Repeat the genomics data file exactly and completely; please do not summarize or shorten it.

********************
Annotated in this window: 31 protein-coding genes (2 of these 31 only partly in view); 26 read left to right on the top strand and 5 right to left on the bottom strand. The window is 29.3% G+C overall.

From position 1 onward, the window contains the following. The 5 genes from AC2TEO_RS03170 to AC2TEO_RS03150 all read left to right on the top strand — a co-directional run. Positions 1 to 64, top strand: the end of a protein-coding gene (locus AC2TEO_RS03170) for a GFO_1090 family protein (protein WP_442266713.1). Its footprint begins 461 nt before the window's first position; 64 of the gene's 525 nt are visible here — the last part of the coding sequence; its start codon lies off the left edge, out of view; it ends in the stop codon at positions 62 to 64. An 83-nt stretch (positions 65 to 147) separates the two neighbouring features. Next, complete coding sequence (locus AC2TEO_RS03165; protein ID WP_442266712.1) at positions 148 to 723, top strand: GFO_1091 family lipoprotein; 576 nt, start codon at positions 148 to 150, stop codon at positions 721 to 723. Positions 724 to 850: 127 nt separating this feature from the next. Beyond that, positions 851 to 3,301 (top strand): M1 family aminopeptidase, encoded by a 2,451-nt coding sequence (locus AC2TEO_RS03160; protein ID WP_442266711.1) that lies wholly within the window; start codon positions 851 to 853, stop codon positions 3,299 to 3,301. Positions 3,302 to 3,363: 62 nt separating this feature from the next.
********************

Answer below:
Annotated in this window: 31 protein-coding genes (2 of these 31 only partly in view); 26 read left to right on the top strand and 5 right to left on the bottom strand. The window is 29.3% G+C overall.

From position 1 onward, the window contains the following. The 5 genes from AC2TEO_RS03170 to AC2TEO_RS03150 all read left to right on the top strand — a co-directional run. Positions 1 to 64, top strand: the end of a protein-coding gene (locus AC2TEO_RS03170) for a GFO_1090 family protein (protein WP_442266713.1). Its footprint begins 461 nt before the window's first position; 64 of the gene's 525 nt are visible here — the last part of the coding sequence; its start codon lies off the left edge, out of view; it ends in the stop codon at positions 62 to 64. An 83-nt stretch (positions 65 to 147) separates the two neighbouring features. Next, complete coding sequence (locus AC2TEO_RS03165; protein ID WP_442266712.1) at positions 148 to 723, top strand: GFO_1091 family lipoprotein; 576 nt, start codon at positions 148 to 150, stop codon at positions 721 to 723. Positions 724 to 850: 127 nt separating this feature from the next. Beyond that, positions 851 to 3,301 (top strand): M1 family aminopeptidase, encoded by a 2,451-nt coding sequence (locus AC2TEO_RS03160; protein ID WP_442266711.1) that lies wholly within the window; start codon positions 851 to 853, stop codon positions 3,299 to 3,301. Positions 3,302 to 3,363: 62 nt separating this feature from the next.